I had a lawn mowing job for a local developer when I was 15. I mowed all the land he was developing into plots for home building sites. Watching the roads go in and seeing the land take shape inspired me as a teenager.
One day after my mowing was done, I was driving my garden tractor past the developer’s office when I decided to stop in and ask about buying a property.
I thought this was a great way for me to save money and build equity at the same time, so I bought (thanks to my dad who co-signed) a city lot for a single-family home for $7,300. I was the proud owner of my first investment! I arranged a payment plan and made monthly payments to the developer of $70 per month.
Since I was responsible for keeping the landscape mowed and looking good in the area, I quickly planted some fast-growing pine trees around the back of my new lot. They were the very first trees in the area. Three years later, I sold that property for $11,000 and used the $3,700 in equity to buy my first duplex.
On to active investing
As a 15-year-old, I did not know much about investing other than what I learned by watching my very successful dad buy properties. I helped him take care of all the properties, helped with the repairs and renovations, and hoped I would reap the same kind of rewards that he experienced. I wanted to play in this real estate investing game.
As I approached my adult years I wanted to learn more. I understood that while I made a great return on the land I owned for only three years, it was not a purposeful investment. It was a speculative investment that was simply acquired on a hope– a hope that the values would rise.
The duplex I purchased after the sale of the lot provided new lessons. With this income-producing property I could evaluate the income and expenses and be purposeful in my decision-making process. With this working wonderfully I bought a number of duplexes, fourplexes and eventually a number of condos.
The multifamily education
What I discovered with owning multifamily units is they were like an ATM machine. Yes, they spit out a great deal of cash every month. The frustration was the darn machines were always breaking down.
By that I mean they were a lot of work to maintain. The common areas such as hallways, the laundry rooms and even the yards were being used hard by the tenants and required constant maintenance. They also had their share of domestic challenges:
- Neighbors complaining about other neighbors
- Noise complaints by the neighboring property owners
- Bikes being left out on the sidewalks and other neighbors tripping on them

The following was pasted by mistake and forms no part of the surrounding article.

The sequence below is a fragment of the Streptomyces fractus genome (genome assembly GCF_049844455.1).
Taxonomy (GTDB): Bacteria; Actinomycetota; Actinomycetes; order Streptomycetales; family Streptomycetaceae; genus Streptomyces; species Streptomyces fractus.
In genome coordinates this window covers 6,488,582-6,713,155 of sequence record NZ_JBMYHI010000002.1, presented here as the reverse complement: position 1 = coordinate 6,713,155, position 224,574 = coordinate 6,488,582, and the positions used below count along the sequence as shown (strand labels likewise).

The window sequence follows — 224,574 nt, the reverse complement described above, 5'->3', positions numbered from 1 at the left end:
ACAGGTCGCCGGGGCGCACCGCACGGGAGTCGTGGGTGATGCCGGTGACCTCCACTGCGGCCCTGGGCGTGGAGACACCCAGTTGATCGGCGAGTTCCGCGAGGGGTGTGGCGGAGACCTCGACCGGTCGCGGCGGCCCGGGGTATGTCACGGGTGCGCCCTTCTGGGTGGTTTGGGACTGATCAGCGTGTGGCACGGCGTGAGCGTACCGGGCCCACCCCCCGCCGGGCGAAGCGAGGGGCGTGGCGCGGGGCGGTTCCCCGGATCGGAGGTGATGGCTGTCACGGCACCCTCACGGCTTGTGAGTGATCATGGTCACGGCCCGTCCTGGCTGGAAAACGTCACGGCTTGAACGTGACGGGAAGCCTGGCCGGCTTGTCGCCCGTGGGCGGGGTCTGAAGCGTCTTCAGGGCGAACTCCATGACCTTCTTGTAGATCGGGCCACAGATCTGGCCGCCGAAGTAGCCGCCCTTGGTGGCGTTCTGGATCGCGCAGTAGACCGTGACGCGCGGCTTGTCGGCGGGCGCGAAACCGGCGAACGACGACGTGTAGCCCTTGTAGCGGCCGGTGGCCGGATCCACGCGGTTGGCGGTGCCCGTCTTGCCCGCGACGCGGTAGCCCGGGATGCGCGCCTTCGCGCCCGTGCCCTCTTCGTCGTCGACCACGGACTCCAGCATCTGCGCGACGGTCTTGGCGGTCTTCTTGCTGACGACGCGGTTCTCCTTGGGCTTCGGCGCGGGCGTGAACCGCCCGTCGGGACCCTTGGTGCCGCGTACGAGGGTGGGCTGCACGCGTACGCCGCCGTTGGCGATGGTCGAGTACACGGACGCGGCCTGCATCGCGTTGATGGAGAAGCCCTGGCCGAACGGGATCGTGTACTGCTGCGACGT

- Complaints about other people parking in tenant-designated spaces
The condo strategy
Loving investments but not caring much for the headaches around them, I decided I could avoid a lot of these issues if I invested in condos and town homes the next time around.
I purchased several of these in a short amount of time. I loved it. I no longer had any lawn care or snow shoveling to take care of. The exterior maintenance was all taken care of by the Homeowners Association (HOA). The stricter by-laws that everyone had to abide by made the management of shared family living much easier. I discovered I had less to worry about with the properties and was feeling pretty good.
Then it happened.
I got the lesson in uncontrollable expenses. Every year the HOA fees were going up, then short sales and foreclosures caused the HOAs to lose money which meant assessments to the other owners. It did not take long to discover that all these expenses were dipping into my cash flow. Not having control over expenses was a problem that I set out to overcome.
Active investor turned passive investor
Indeed, over the years I learned a lot about investing. Up till this point I was an active investor. I did not consciously even know this; I was simply investing and learning along the way.
I attended many investment club meetings and did what everyone said was the right thing at the time. Then, I began to hear this term “passive investing.” I was getting older and was less intrigued by squeezing every dollar from an investment. I wanted to move to investments that were more sustainable with less work. I found this in passive investments where I put property managers in place to handle the day- to-day details.
With passive investments I can simply do my upfront diligence and with a scalable duplicable system I could collect monies month after month without all the headaches. Wow! Getting paid over and over for my upfront work while in the buying process was very intriguing. I am much more interested in working smart than working hard.
Tenants take more pride in single-family homes
I found my passive investing tranquility in turnkey properties.
With years of investing in various types of properties, I found the ultimate promotion I could give myself was the ease of passive investments through single family homes.
With these properties the tenants take more pride in their homes. Just listen to their language, they will invite you “to their home” instead of to “their apartment.” Tenants have a pride in this single dwelling that is all theirs and as a result they tend to take better care of it.
My headaches and expenses are reduced, and more predictable, are more easily controlled, because many of them have been given to the tenants. Small repairs up to $250 in value are the responsibility of the tenant. So is mowing the lawn. No more challenges with multiple families living together under one roof. Plus, my ultimate reason for investing in the first place was for the equity growth. Single- family homes represent properties that the end user is willing to pay retail prices for, so they are my best investments to accomplish this.